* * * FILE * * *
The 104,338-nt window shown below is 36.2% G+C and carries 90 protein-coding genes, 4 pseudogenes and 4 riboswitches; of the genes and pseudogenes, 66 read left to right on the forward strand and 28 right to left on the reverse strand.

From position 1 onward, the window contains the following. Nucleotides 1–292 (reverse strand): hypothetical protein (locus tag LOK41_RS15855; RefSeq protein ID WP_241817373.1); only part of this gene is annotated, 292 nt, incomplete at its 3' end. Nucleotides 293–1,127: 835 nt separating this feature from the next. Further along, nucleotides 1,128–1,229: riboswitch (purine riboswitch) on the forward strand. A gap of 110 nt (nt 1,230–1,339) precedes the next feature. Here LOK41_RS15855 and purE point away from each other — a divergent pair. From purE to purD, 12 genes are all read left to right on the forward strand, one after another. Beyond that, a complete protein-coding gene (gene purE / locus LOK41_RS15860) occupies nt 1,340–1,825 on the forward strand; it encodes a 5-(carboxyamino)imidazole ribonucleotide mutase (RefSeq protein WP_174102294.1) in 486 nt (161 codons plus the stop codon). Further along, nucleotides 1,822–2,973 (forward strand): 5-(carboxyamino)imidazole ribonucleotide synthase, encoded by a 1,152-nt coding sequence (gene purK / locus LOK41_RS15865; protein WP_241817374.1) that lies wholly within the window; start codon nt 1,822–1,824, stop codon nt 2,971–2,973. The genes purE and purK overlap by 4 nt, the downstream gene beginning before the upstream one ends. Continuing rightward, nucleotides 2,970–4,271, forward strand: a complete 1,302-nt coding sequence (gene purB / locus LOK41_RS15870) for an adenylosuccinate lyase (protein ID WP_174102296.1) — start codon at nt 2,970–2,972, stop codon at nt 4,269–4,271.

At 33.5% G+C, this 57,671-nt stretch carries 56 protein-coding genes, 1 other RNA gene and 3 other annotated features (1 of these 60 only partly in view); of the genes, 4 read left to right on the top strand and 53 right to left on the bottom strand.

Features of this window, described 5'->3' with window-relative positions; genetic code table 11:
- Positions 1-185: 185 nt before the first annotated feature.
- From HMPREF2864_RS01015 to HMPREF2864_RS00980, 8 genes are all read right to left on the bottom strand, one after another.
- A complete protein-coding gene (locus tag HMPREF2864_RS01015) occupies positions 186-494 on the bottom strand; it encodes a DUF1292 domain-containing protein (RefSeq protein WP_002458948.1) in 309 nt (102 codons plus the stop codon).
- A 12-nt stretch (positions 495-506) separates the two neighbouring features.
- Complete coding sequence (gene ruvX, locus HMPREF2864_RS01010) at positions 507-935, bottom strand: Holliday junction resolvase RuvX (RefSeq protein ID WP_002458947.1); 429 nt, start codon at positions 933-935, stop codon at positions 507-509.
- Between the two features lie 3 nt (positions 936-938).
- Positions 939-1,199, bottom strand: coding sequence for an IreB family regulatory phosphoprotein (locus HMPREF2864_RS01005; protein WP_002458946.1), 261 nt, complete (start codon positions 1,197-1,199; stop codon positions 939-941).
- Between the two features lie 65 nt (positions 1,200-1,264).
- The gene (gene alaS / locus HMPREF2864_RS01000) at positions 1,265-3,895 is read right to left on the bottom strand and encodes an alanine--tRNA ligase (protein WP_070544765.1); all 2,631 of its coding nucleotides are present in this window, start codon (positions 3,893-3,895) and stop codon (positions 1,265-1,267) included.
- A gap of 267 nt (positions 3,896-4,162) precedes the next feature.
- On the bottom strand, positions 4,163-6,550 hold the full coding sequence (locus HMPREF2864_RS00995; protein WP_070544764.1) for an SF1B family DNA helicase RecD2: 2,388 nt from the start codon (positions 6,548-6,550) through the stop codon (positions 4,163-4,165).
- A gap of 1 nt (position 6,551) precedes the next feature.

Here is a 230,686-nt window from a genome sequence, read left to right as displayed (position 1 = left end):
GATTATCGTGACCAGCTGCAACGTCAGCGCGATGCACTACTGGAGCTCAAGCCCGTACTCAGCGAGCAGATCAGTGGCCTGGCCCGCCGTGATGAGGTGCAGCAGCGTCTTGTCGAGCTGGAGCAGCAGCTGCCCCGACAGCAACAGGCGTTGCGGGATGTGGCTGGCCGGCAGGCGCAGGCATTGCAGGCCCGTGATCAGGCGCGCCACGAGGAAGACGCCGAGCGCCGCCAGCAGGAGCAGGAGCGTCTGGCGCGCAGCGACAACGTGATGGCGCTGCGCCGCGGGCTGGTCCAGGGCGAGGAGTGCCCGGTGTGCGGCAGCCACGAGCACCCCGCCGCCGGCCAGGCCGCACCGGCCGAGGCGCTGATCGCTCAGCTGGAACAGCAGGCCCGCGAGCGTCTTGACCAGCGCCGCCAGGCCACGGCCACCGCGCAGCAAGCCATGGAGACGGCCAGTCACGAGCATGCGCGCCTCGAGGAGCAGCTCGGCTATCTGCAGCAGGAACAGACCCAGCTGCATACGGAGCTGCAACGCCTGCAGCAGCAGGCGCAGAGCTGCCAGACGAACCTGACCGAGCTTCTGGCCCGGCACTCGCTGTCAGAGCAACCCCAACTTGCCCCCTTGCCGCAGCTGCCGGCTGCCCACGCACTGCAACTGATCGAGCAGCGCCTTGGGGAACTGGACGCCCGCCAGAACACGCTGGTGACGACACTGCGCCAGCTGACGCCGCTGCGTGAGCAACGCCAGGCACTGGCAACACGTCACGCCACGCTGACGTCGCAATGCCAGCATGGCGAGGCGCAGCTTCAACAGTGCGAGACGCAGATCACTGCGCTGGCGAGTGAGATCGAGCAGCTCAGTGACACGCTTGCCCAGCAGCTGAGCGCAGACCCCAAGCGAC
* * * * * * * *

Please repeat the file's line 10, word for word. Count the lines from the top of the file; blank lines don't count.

- Between the two features lie 3 nt (positions 936-938).